Past events 2013

Carlo Rovelli: Online Talks

Videos of talks from the first conference of the project are now online. Our keynote speaker was Carlo Rovelli – his talk can be viewed here:
Watch Here

Summer School on the Physics and Philosophy of Time

23 – 28 July 2013 (University of Lausanne).

Description: The focus of this summer school will be to appreciate how physics and philosophy interact to contribute to our understanding of the nature of time. Our goal is to bring together scholars from both areas to consider central aspects of time as they arise in various physical theories, as well as how traditional philosophical questions regarding time may both motivate physical theorizing and find themselves constrained by it. In particular, we shall consider what statistical physics, the special and general theories of relativity, quantum mechanics, and recent developments in quantum gravity imply for our understanding of (space and) time. The relevant scientific theories consider, among many other topics, the physics of motion, the nature of the continuum, and the geometry of flat and curved spaces. Although the summer school will also consider more straightforwardly philosophical issues, the primary focus will be on the foundations of spacetime as the philosophy of physics is concerned with.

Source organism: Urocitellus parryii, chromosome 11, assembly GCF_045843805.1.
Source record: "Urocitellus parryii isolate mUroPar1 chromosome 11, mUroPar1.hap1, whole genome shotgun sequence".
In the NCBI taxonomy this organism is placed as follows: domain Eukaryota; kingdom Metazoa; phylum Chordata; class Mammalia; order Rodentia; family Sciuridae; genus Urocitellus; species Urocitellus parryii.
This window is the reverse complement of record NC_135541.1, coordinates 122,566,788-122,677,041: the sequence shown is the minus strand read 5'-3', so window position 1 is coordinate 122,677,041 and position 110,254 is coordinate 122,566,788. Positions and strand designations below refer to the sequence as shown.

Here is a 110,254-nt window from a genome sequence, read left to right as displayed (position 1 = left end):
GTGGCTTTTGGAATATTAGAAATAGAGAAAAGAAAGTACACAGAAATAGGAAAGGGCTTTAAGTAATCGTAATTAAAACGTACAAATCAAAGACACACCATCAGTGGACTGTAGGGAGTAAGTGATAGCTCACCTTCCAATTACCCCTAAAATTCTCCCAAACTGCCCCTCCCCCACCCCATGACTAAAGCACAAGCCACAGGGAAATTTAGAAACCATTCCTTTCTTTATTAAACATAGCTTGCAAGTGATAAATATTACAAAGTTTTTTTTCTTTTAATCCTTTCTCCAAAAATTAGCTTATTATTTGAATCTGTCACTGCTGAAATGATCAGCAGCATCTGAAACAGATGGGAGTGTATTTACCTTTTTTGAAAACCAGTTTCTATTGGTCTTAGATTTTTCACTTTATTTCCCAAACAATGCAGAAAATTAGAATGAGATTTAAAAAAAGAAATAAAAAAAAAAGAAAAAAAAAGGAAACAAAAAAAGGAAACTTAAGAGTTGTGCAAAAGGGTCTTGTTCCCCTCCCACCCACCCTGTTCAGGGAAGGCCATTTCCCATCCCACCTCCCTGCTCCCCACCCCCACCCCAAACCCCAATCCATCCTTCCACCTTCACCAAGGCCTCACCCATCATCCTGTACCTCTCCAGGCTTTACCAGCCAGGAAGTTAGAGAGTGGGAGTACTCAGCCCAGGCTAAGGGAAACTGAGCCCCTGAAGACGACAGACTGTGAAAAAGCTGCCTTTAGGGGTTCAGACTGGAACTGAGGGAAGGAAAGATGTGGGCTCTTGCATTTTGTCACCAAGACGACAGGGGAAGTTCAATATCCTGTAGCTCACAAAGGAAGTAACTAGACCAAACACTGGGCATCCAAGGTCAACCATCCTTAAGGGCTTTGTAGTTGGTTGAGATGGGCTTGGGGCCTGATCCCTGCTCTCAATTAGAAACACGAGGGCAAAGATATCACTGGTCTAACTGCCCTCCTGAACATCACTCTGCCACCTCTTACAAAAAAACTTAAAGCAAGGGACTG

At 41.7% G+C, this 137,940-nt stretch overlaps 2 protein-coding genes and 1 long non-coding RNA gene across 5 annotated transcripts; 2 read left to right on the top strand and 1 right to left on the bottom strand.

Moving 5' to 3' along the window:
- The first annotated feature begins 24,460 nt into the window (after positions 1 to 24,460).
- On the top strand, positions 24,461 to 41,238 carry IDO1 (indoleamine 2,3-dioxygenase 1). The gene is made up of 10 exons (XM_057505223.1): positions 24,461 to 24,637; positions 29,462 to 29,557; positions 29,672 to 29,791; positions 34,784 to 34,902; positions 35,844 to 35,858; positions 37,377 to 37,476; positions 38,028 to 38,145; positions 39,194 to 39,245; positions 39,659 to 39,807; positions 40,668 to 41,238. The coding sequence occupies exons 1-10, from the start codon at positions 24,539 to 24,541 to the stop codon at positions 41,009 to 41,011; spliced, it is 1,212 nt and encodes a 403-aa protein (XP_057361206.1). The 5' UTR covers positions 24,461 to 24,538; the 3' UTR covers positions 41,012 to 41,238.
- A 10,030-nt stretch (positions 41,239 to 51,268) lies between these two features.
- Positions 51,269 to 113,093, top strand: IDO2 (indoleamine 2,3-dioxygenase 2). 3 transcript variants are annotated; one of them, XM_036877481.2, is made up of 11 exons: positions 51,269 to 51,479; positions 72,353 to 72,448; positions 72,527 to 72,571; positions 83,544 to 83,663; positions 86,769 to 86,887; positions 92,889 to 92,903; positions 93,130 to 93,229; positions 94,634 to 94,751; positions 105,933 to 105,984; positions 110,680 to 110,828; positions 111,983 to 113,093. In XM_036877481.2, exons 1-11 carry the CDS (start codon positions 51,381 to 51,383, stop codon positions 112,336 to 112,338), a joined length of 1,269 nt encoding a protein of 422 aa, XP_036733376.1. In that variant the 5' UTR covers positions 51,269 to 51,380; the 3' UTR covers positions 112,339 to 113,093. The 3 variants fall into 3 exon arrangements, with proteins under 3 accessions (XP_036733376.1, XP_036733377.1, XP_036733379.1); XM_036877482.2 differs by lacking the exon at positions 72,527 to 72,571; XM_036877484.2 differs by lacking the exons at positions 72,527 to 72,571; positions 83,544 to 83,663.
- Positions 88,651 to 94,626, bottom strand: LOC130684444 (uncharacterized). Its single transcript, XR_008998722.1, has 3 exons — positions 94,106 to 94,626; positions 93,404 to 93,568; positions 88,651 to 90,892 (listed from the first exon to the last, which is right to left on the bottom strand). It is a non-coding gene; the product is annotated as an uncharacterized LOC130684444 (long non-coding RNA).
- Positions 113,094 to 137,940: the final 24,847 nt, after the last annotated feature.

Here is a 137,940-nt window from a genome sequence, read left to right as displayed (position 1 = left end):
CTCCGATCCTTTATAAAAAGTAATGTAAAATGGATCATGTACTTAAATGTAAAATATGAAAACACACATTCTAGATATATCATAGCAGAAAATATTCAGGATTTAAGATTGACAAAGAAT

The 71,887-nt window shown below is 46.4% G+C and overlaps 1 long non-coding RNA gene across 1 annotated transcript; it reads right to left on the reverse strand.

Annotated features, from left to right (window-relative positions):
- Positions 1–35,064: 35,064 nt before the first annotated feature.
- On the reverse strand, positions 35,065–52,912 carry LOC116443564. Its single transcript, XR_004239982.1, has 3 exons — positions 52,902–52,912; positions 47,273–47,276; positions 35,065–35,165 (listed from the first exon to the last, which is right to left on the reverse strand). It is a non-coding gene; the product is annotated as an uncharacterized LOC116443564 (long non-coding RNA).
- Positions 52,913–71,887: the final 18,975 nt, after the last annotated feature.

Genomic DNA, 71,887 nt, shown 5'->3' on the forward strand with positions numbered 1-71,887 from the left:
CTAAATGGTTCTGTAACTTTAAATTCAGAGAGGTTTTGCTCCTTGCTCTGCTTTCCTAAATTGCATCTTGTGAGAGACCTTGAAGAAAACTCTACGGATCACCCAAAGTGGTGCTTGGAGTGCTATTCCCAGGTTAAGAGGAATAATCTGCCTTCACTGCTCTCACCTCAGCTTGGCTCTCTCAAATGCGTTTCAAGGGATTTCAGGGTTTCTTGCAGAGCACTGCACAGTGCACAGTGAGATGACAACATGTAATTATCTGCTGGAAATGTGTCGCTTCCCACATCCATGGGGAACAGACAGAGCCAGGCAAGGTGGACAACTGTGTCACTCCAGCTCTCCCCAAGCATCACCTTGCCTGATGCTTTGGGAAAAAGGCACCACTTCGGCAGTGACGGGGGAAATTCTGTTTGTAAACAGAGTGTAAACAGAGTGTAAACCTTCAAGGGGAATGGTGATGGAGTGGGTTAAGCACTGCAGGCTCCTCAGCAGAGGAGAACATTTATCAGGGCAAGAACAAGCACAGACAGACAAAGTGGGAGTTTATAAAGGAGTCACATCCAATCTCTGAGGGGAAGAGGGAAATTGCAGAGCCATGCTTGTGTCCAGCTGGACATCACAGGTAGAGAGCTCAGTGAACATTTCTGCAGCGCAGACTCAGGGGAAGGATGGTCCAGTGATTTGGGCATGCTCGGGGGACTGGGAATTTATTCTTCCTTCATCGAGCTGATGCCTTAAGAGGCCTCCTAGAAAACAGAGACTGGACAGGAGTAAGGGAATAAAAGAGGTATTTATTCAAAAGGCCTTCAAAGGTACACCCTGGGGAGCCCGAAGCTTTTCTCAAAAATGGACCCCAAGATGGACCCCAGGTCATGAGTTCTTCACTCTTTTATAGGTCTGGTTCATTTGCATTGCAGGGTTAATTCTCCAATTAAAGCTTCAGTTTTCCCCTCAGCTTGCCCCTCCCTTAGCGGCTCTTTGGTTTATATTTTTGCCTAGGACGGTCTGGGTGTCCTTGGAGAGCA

http://www.unil.ch/philo/page95121.html

Time Symmetry: A Unified Approach

August 29-30, 2013
A two-day international conference on the philosophy of time symmetry
The underlying laws of physics are largely symmetric in time, and yet time-asymmetric concepts are pervasive throughout different areas of philosophical study. For instance, causes are believed to precede their effects in time and not vice versa, our knowledge of the past differs in form from our knowledge of the future, we believe we can influence the future but not the past, we dread or look forward to future events but not past events, etc. This conference looks at time symmetries and asymmetries in physics, causation, probability and agency, and their commonalities.